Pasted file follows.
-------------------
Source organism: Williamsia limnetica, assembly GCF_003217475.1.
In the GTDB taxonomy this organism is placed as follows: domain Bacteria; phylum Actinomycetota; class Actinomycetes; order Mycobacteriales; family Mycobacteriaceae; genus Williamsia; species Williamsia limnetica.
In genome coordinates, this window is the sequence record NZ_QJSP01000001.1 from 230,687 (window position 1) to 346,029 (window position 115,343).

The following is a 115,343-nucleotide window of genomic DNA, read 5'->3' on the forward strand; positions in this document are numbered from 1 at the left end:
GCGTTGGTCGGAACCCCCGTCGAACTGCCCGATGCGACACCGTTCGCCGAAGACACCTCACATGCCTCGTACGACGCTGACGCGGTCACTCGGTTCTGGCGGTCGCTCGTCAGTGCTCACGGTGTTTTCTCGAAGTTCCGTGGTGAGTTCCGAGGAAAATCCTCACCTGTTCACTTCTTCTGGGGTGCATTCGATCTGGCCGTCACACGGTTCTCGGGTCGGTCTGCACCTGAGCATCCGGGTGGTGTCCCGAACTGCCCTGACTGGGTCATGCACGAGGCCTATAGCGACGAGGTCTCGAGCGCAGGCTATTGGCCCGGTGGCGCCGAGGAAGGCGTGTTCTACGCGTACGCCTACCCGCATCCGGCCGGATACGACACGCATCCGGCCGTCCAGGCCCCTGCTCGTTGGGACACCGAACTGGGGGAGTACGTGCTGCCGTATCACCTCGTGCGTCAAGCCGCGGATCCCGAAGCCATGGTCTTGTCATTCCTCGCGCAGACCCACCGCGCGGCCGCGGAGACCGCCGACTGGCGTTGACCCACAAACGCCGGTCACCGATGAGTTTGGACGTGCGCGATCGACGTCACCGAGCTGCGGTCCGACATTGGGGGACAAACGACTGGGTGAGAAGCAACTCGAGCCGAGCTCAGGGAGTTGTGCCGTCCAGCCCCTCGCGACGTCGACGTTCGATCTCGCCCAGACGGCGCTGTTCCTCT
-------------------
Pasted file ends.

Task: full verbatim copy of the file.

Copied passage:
Source organism: Williamsia limnetica, assembly GCF_003217475.1.
In the GTDB taxonomy this organism is placed as follows: domain Bacteria; phylum Actinomycetota; class Actinomycetes; order Mycobacteriales; family Mycobacteriaceae; genus Williamsia; species Williamsia limnetica.
In genome coordinates, this window is the sequence record NZ_QJSP01000001.1 from 230,687 (window position 1) to 346,029 (window position 115,343).

The following is a 115,343-nucleotide window of genomic DNA, read 5'->3' on the forward strand; positions in this document are numbered from 1 at the left end:
GCGTTGGTCGGAACCCCCGTCGAACTGCCCGATGCGACACCGTTCGCCGAAGACACCTCACATGCCTCGTACGACGCTGACGCGGTCACTCGGTTCTGGCGGTCGCTCGTCAGTGCTCACGGTGTTTTCTCGAAGTTCCGTGGTGAGTTCCGAGGAAAATCCTCACCTGTTCACTTCTTCTGGGGTGCATTCGATCTGGCCGTCACACGGTTCTCGGGTCGGTCTGCACCTGAGCATCCGGGTGGTGTCCCGAACTGCCCTGACTGGGTCATGCACGAGGCCTATAGCGACGAGGTCTCGAGCGCAGGCTATTGGCCCGGTGGCGCCGAGGAAGGCGTGTTCTACGCGTACGCCTACCCGCATCCGGCCGGATACGACACGCATCCGGCCGTCCAGGCCCCTGCTCGTTGGGACACCGAACTGGGGGAGTACGTGCTGCCGTATCACCTCGTGCGTCAAGCCGCGGATCCCGAAGCCATGGTCTTGTCATTCCTCGCGCAGACCCACCGCGCGGCCGCGGAGACCGCCGACTGGCGTTGACCCACAAACGCCGGTCACCGATGAGTTTGGACGTGCGCGATCGACGTCACCGAGCTGCGGTCCGACATTGGGGGACAAACGACTGGGTGAGAAGCAACTCGAGCCGAGCTCAGGGAGTTGTGCCGTCCAGCCCCTCGCGACGTCGACGTTCGATCTCGCCCAGACGGCGCTGTTCCTCT